Seeing that fusion of the three elements to form the: palate begins in the human embryo at the fifth week, a. period at which the branchial arches are best marked, it is only natural that one should turn to fishesto find as a. normal condition onecomparable to that seen in the tripartite palate of the malformed child. Embryology, too, leaves us in no doubt as tothe class of fishes in which the condition should occur; the more we know of the early develop-ment of the mammalian embryo, the more we becomeconvinced that it has much in common with the Selachii-. or shark tribe. The tripartite palate is an arrest of» development at a Selachian stage. In fig. 2 is shown the». mouth of the dogfish; what at first sight appears to be itsupper lip is divided by two furrows — the olfactory or naso-buccal — into three parts, a mesial and two lateral. The part between the furrows represents the middle nasal’.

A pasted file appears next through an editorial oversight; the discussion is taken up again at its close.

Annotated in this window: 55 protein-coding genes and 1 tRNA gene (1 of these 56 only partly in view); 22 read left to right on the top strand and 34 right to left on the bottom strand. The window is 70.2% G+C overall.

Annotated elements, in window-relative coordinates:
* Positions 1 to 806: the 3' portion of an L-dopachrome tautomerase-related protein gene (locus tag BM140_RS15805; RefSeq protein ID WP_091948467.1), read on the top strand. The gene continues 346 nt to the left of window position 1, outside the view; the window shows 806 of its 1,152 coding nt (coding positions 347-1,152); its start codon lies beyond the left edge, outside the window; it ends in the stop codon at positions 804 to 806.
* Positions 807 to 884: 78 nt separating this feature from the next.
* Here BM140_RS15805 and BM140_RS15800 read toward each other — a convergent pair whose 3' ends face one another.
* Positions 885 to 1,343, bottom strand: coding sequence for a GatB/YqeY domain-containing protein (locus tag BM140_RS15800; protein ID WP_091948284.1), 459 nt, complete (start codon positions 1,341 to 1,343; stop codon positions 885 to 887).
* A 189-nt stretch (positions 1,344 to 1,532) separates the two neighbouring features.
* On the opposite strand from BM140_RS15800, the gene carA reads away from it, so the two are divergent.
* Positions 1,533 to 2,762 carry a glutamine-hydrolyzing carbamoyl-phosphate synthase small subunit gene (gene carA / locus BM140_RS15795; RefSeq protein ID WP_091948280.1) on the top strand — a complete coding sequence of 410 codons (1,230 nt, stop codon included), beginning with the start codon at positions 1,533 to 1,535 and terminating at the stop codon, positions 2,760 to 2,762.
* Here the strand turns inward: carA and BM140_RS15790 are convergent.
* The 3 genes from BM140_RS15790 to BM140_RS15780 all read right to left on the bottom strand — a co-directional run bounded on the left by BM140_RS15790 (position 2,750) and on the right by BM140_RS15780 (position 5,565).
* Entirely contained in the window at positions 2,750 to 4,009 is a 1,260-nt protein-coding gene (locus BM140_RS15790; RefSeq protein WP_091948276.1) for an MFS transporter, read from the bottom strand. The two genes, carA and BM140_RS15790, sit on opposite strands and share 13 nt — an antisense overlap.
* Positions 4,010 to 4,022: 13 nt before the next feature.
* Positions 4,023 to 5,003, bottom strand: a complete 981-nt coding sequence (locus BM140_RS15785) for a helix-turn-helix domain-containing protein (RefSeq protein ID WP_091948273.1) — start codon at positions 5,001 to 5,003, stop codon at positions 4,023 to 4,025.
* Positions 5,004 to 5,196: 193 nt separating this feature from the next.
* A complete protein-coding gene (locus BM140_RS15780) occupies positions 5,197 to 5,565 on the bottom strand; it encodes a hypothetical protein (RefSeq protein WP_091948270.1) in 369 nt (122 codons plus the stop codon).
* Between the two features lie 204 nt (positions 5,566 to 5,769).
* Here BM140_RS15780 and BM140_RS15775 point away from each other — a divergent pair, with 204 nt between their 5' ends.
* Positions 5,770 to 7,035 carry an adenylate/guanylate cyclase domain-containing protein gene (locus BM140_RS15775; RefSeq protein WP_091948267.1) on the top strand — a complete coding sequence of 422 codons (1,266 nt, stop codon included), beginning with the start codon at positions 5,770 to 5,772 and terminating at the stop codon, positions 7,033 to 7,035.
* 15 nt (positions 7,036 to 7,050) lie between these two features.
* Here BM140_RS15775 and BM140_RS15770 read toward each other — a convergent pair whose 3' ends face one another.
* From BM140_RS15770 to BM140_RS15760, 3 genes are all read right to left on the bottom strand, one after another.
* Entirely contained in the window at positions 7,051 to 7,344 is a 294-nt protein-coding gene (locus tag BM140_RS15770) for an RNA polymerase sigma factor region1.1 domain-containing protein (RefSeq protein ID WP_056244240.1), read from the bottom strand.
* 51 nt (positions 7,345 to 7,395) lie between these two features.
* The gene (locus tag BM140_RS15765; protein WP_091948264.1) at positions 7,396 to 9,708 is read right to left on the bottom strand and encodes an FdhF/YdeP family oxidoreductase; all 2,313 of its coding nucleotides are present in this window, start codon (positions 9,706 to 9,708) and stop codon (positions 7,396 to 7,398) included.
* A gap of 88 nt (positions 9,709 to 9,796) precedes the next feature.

process of human embryology—+the process which givesrise to the nasal septum and premaxilla. The furrowswhich represent extensions of the nasal openingstowards, or actually into, the buccal cavity of the shark, are divided by (see fig. .2) into two, functional parts—an upper, theanterior nares, by which water may

a fold from the middle processi.

enter the nasal cavity, and a lower or posterior nares,“ by which ‘the ynx as that cavity

water may be drawn into the phar

-expands during respiration. At first sight the‘ -comparison seems ’ im- p ‘perfect, for the nasal fur.»rows of 7 the shark appear to lie rather on what may ‘be named its face and entirely ‘in front of the ‘teeth. But these teeth behind the furrows in the

shark’s mouth are carried